Marketers tend to get very caught up in thinking about how to persuade people to buy a product or service. Which makes sense … but it’s often jumping the gun.
Because it’s quite common (and perhaps increasingly so) that we have to market our ideas — and connect our beliefs with those of our audience — before we can do any business.
Which is why, for my money, one of the greatest content marketers working today is astrophysicist Neil deGrasse Tyson.
You think your product or service is a hard sell? Try astrophysics. (So many science, so many math.)
Or even worse, scientific literacy. Challenging your own confirmation biases and saying good-bye to certainty. Yeah, that’s a door-buster.
Here are some things (that are not astrophysics) that Tyson is very smart about — with thoughts on how you can put them into play when you’re speaking with passion about the ideas that matter to you.
1. Be curious about everything
I liked this one so much that I stole it for our post image above.
In this video, Tyson talks about the value in having a passion for all kinds of things, not just your specific area of study. (Tyson has pursued serious interests in wrestling, rowing, wine collecting, and ballroom dancing, so he practices what he preaches.)
We should all build libraries of thought for ourselves, not knowing how we might use them in the future.
The videos in this post and quotes that go with them, by the way, come from this Fast Company interview.
From his Cosmos special to his new TV show, books, Twitter stream, and podcast, Tyson is a powerful spokesperson for cultivating a sense of wonder.
One thing is for certain, the more profoundly baffled you have been in your life, the more open your mind becomes to new ideas. — Death by Black Hole
Focus is a fine thing, but you’ll find the most compelling stories at the intersections and the crossroads of ideas that might seem unrelated. Speaking of which …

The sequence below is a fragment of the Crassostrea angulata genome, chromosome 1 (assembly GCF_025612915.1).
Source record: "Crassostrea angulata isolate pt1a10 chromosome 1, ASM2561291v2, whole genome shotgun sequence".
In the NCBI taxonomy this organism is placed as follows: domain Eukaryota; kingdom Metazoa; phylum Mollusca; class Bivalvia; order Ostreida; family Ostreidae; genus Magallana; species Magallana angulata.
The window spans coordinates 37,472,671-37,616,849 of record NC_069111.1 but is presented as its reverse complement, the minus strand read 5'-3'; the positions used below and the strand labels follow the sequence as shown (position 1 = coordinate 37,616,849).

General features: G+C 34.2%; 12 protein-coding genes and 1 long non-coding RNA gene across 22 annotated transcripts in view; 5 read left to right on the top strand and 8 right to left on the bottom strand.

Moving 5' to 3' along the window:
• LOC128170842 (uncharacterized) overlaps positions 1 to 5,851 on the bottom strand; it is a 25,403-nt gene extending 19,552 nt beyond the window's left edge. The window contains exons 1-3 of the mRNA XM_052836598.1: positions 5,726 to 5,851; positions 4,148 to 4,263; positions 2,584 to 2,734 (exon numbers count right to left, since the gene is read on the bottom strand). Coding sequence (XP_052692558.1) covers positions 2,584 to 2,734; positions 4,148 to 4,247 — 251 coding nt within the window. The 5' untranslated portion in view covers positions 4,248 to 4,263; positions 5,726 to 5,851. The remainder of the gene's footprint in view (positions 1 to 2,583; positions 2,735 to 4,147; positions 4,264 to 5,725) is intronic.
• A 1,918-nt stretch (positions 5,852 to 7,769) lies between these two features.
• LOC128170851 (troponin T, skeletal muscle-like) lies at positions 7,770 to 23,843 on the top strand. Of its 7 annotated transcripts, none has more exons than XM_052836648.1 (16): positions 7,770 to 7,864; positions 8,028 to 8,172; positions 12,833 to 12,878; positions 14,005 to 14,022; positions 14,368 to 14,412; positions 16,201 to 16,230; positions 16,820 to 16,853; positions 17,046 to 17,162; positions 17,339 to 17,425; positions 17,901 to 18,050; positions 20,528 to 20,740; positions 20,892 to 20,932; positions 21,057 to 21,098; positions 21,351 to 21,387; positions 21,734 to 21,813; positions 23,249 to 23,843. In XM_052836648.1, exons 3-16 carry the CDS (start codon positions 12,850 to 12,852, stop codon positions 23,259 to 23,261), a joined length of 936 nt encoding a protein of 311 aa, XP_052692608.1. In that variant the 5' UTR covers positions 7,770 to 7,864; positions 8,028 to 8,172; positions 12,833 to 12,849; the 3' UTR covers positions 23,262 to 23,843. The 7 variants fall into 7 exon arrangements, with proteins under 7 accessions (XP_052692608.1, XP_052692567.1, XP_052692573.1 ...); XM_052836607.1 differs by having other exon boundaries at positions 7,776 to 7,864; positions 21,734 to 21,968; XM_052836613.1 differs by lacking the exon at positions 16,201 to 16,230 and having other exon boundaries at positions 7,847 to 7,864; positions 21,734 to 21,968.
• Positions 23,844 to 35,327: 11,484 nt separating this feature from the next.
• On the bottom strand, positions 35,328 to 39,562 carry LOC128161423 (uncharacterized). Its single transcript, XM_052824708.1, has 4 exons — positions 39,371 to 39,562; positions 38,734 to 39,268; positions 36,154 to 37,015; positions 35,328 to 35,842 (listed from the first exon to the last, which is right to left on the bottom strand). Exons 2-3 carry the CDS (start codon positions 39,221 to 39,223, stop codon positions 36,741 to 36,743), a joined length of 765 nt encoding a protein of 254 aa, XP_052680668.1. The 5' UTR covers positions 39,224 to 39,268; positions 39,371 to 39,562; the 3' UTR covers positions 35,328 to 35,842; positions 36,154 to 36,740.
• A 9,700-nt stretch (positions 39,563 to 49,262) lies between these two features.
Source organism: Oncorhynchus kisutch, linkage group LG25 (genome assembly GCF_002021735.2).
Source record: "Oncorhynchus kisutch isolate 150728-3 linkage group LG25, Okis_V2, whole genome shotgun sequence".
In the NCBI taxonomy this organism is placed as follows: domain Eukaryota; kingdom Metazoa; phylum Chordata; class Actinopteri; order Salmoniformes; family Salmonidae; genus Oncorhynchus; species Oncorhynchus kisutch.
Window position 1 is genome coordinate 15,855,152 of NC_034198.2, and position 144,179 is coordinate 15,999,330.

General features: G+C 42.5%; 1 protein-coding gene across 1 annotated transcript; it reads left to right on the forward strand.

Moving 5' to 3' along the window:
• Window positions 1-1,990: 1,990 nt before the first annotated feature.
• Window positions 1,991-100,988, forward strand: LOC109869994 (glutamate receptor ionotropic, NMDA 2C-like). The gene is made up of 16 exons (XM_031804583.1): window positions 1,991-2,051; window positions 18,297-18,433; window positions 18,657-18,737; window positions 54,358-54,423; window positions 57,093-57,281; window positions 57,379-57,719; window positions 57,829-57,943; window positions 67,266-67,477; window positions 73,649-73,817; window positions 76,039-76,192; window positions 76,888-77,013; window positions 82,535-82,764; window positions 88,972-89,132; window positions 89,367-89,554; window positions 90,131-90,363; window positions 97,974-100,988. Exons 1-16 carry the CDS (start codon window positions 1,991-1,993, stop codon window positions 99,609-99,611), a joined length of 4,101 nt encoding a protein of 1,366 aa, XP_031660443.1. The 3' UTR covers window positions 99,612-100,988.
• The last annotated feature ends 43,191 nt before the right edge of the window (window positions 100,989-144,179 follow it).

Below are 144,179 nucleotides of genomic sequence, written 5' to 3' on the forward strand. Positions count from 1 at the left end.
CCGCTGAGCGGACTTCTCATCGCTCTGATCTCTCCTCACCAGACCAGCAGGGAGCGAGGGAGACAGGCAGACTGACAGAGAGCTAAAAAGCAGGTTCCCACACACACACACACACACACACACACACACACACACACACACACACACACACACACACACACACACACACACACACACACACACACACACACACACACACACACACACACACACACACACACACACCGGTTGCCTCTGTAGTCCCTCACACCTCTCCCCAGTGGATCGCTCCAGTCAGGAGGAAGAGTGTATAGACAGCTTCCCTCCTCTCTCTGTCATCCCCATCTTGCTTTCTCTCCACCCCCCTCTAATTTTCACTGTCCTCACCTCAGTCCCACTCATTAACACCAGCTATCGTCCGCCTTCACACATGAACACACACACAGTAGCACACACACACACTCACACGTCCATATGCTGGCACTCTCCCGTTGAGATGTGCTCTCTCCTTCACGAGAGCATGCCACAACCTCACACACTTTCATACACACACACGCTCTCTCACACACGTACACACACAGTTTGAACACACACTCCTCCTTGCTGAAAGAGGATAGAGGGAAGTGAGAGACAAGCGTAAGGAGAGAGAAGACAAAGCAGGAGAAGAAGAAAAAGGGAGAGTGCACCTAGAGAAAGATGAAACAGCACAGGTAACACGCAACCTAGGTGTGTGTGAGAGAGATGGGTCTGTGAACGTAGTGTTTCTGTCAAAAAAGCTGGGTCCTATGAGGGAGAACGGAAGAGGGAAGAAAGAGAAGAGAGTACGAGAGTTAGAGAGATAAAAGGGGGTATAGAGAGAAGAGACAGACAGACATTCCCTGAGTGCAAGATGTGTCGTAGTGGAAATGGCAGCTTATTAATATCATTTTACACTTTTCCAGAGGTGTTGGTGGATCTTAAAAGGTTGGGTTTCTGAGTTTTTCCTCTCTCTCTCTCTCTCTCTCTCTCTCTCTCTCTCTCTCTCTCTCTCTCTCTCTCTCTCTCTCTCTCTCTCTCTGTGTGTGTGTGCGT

2. Look for the crossroads
One thing Tyson is exceptionally good at is balancing the technical stuff with a lot of interesting, funny, and accessible material. Some people doubtless call it fluff — but it’s what lets him communicate complex ideas to people who don’t have his background.
Listen to how he’s framed the ideas for his new National Geographic show, Star Talk (a TV version of his long-running podcast):
A lot of energy is invested in the juggling of information — packaging it in a way that when the viewer sees it, they can embrace how it has just been stitched together. So Star Talk is a blend of science, comedy, and pop culture.
3. Embrace the wider audience … but take a stand
Making your ideas accessible isn’t the same thing as trying to please everyone with bland, safe Cream-of-Wheat statements that offend no one.
Tyson takes aim at ignorance and pseudoscience, and he doesn’t pull his punches. He’s no stranger to the sharp quip, and he’s good at them.
A common way to compute density is, of course, to take the ratio of an object’s mass to its volume. But other types of densities exist, such as the resistance of somebody’s brain to the imparting of common sense…. — Death by Black Hole
4. Do the math
If you’re going to claim authority, you have to know what you’re talking about. (And keep working on learning and growing, so you can keep benefiting your audience.)
You have to do the math.
On Venus, you could cook a 16-inch pepperoni pizza in seven seconds, just by holding it out to the air. (Yes, I did the math.) — Death by Black Hole
5. Have a sense of humor
The easiest way to get other people to listen to you?
Have a sense of humor about yourself. Funny people are interesting, and interesting people get to share their ideas.
Without physics there’d be no Fashion Channel — there’d be no TV. But w/o fashion, physicists might just be naked. Not good. — from Tyson’s Twitter stream
By the way — if you’re offended at the whole idea that a pure, noble scientist like Neil deGrasse Tyson could be thought of as a (shudder) marketer, take a look at this YouTube video. An impassioned speech that Tyson made to Congress has had some music and imagery added — turning it into a hell of an ad for Tyson’s ideas.
Audacious visions have the power to alter mind states.
Stay curious. Believe in what you do. (If you don’t — find something that you do believe in.) Deliver your message with wit, integrity, and a sense of humor.
And keep looking up. That’s where the stars are.